About Nuno

Bio

Nuno Miranda Ribeiro. Tradutor EN-PT; PT-EN. Tradutor voluntário TED desde 2006.

Languages

English, Portuguese

Comments & conversations

Noface
Nuno Miranda Ribeiro
Posted almost 2 years ago
Colin Stokes: How movies teach manhood
Your comment is an oasis, in a very emotional and agressive debate. And I think you've hit the point. We should raise our children, ourselves. And not rely on Hollywood's role models. These kinds of analisys, like the one in this talk, are very helpfull, because they allow us to deconstruct the way culture shapes our model for what masculine and female behaviour "ought to be". And those models should be debated and rejected, when they are sexist. But to expect that our pressure will make culture produce an ideal model, and raise our children, is a dangerous thing. And I think that is already a trend, that Hollywood has taken perversely. Many mainstream movies, for instance teenage flicks, show a group of youths that is representative and multicultural, multiethnic, and there is even the overweight one, the dorky one, the sporty one. And those movies are even more filled with preconceptions than the ones that are not "representative". They show a parade of clichés of how everyone is suposed to be represented and behave. I prefer a world where there is no such pressure and the prejudices are out in the open. And, then as a free thinker, I will debate. And I expect that a serious debate will influence society as a whole, not just Hollywood scriptwriters - anyway, they will always find a way to dodge any tacit rule that is created. And as a parent, I will know what my children are suposed to be exposed to, and what values they should be raised with. What I mean by "influencing society as a whole", is that for me it's not enough that the army, for instance, treats women in the same way that men are treated there. In this context, we should be more ambitious and profound. Isn't the need for war and agression a masculine thing? And as we fight for emancipation, and for equal rights, and rethink about what we are as men and women, how we represent masculin and feminin, should this emancipatory struggle not include a serious debate about war and why we have armies?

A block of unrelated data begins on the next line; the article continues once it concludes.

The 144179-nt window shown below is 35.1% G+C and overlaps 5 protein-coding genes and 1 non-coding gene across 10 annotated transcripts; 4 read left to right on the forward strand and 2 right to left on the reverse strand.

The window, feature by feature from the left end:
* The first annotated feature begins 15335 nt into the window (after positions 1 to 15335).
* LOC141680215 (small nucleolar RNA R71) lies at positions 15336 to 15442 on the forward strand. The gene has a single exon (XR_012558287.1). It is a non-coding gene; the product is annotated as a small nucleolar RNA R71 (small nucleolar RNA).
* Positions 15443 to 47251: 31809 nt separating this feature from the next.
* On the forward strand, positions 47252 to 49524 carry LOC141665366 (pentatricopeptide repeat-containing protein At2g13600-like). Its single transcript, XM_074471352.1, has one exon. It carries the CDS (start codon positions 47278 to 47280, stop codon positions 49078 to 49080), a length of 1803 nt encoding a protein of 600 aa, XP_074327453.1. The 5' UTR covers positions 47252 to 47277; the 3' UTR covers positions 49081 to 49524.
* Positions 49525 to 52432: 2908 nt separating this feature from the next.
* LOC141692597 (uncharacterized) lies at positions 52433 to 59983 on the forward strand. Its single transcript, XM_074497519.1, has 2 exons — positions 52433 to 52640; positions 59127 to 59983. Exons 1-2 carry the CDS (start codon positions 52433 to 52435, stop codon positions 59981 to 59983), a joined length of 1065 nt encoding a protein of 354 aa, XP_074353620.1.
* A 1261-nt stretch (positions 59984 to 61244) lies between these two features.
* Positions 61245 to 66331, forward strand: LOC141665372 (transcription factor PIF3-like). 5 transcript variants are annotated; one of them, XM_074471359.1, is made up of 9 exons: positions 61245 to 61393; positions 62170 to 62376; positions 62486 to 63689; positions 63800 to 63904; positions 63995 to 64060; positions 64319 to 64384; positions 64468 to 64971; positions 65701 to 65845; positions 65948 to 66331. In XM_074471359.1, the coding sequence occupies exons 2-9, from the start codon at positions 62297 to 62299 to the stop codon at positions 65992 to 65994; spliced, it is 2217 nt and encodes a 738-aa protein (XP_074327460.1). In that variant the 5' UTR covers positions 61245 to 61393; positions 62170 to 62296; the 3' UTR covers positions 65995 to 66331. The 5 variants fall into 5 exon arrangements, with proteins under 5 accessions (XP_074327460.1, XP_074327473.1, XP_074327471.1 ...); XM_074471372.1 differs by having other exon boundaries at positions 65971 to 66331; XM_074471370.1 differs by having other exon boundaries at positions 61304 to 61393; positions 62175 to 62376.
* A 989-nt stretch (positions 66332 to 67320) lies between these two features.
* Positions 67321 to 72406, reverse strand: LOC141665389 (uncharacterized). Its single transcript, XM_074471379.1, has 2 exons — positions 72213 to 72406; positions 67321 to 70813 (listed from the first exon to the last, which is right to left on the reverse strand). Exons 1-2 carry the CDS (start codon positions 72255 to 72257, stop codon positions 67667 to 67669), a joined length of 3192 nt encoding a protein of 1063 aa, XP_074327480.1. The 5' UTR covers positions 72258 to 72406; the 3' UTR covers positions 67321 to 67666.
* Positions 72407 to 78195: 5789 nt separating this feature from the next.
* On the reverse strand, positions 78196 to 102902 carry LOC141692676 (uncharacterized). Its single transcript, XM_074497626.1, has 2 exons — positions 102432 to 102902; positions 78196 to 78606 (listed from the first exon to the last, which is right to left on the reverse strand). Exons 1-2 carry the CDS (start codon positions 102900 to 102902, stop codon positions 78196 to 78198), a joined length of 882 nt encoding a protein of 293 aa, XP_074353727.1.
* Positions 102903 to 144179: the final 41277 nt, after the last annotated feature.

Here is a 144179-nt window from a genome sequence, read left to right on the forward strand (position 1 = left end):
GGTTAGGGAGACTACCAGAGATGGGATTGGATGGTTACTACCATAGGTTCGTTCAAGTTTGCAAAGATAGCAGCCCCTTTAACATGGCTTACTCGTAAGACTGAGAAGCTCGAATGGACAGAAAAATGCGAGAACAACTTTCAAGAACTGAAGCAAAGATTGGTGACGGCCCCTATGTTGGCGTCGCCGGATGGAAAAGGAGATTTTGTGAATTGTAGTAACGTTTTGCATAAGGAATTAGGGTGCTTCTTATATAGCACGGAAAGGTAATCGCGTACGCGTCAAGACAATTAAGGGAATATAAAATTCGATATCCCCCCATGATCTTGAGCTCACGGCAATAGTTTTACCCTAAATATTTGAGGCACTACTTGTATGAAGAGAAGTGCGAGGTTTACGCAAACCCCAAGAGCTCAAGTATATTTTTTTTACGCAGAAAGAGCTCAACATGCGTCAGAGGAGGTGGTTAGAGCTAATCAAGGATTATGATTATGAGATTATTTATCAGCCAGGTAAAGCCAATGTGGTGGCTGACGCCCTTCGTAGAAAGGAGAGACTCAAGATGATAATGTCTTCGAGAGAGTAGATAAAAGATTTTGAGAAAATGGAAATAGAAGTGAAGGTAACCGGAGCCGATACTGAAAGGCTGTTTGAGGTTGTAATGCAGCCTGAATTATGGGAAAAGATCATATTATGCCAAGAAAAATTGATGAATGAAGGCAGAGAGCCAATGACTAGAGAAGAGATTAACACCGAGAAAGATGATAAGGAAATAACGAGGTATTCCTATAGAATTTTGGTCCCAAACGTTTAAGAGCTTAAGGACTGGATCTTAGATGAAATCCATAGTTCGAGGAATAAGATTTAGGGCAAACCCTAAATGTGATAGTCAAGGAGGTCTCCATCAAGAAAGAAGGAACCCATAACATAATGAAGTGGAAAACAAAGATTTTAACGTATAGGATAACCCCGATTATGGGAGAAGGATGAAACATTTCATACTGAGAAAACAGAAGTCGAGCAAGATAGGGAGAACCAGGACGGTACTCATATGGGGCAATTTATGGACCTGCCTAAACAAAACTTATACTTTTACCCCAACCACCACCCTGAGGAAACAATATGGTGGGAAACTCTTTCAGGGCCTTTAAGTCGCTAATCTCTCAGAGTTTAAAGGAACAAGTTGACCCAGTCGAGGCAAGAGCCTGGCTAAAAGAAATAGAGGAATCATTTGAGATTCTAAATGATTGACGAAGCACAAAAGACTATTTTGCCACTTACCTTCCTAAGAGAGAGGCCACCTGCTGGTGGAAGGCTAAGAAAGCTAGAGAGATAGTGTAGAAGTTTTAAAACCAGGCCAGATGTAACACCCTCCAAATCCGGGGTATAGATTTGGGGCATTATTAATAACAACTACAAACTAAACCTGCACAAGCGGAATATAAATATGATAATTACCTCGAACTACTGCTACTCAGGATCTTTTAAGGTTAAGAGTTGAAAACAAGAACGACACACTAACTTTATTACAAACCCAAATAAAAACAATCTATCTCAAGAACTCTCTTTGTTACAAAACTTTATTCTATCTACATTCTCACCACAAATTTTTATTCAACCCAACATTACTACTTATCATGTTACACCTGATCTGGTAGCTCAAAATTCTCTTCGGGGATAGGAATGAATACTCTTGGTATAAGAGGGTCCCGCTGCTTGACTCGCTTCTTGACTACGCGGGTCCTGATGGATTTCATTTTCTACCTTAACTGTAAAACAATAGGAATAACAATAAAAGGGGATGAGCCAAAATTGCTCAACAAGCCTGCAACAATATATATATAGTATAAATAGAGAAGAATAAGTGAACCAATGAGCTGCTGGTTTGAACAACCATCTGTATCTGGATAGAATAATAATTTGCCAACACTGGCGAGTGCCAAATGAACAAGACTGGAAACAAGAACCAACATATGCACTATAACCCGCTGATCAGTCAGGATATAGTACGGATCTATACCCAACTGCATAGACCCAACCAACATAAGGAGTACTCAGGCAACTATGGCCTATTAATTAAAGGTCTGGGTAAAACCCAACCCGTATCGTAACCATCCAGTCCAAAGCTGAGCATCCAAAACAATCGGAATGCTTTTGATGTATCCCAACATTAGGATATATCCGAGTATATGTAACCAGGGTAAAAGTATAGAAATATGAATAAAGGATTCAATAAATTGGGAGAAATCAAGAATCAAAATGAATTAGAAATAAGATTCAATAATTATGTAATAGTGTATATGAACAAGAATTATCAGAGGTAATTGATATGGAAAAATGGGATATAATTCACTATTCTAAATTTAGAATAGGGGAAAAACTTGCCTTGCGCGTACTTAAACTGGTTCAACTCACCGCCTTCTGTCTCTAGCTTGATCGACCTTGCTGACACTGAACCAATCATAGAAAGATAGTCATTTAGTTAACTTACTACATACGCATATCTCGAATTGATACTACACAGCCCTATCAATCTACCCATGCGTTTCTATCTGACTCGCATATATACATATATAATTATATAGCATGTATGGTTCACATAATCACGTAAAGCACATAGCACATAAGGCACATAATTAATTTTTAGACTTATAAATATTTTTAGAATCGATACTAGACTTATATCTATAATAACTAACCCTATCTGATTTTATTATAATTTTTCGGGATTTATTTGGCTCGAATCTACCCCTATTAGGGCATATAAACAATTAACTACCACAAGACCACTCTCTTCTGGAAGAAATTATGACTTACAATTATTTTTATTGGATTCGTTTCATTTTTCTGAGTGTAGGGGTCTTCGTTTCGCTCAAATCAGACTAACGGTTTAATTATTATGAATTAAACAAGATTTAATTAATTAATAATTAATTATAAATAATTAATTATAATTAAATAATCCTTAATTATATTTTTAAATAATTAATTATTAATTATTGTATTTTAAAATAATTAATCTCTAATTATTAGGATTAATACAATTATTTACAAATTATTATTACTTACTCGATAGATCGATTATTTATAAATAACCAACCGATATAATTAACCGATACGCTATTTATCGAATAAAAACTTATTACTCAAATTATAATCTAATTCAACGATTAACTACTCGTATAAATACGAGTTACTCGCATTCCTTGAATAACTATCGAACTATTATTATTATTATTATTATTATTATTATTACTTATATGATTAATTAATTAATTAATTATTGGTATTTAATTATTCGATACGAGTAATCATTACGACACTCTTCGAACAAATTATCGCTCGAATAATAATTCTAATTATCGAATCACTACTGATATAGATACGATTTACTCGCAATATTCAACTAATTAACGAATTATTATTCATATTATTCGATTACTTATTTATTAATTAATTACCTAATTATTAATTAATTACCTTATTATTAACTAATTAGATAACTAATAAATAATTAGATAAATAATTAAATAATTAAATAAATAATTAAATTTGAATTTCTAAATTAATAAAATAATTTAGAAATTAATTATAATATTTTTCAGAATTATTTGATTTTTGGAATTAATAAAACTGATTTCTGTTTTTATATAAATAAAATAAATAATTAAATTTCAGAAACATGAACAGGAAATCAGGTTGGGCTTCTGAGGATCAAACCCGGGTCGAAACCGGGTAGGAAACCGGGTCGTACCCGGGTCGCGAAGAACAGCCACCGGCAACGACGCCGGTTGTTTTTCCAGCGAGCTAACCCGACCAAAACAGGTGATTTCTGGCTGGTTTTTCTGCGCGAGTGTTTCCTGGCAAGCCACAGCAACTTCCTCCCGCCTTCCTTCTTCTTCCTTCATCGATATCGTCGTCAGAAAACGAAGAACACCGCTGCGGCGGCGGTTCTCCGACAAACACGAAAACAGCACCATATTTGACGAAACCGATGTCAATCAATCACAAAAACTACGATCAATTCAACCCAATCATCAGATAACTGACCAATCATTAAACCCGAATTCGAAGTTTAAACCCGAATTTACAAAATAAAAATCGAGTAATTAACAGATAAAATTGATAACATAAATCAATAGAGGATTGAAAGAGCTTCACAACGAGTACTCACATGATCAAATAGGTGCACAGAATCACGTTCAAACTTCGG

Noface
Nuno Miranda Ribeiro
Posted almost 2 years ago
Margaret Gould Stewart: How YouTube thinks about copyright
I discovered this talk, through a post discussing Fair Use, as it applies according to this: http://www.copyright.gov/fls/fl102.html And, though I do believe that we reached a point that makes a lot of people dismiss authorship, even to the point that the sharer becomes perversely more important than the author, this example of the Sony song is creepy. This makes me think of the movie "The Truman Show". It seems that we are coming to a point where everything is susceptible to product placement. And indeed what happened in this case seems to me more like product placement than a case of copyright. It's a creepy Orwellian world, or more specifically a Truman Show like world, where everyone is performing. Everyone is sharing their content, their own lives, in Facebook and Youtube, even giving up the rights and the ownership to that content (their own lives and memories), and companies are profiting from that content. Like in The Truman Show, through product placement. Pretty soon (already, maybe?), Nike and Coca Cola will profit because someone shared a photo or a video drinking a soda or running with brand shoes. And the content will not even belong to the people performing (acting in their own lives), but to Facebook. This was what the example given sugested to me, in a creepy, twisted way. And, sadly, there is little room, too, for Fair Use, but that is another debate.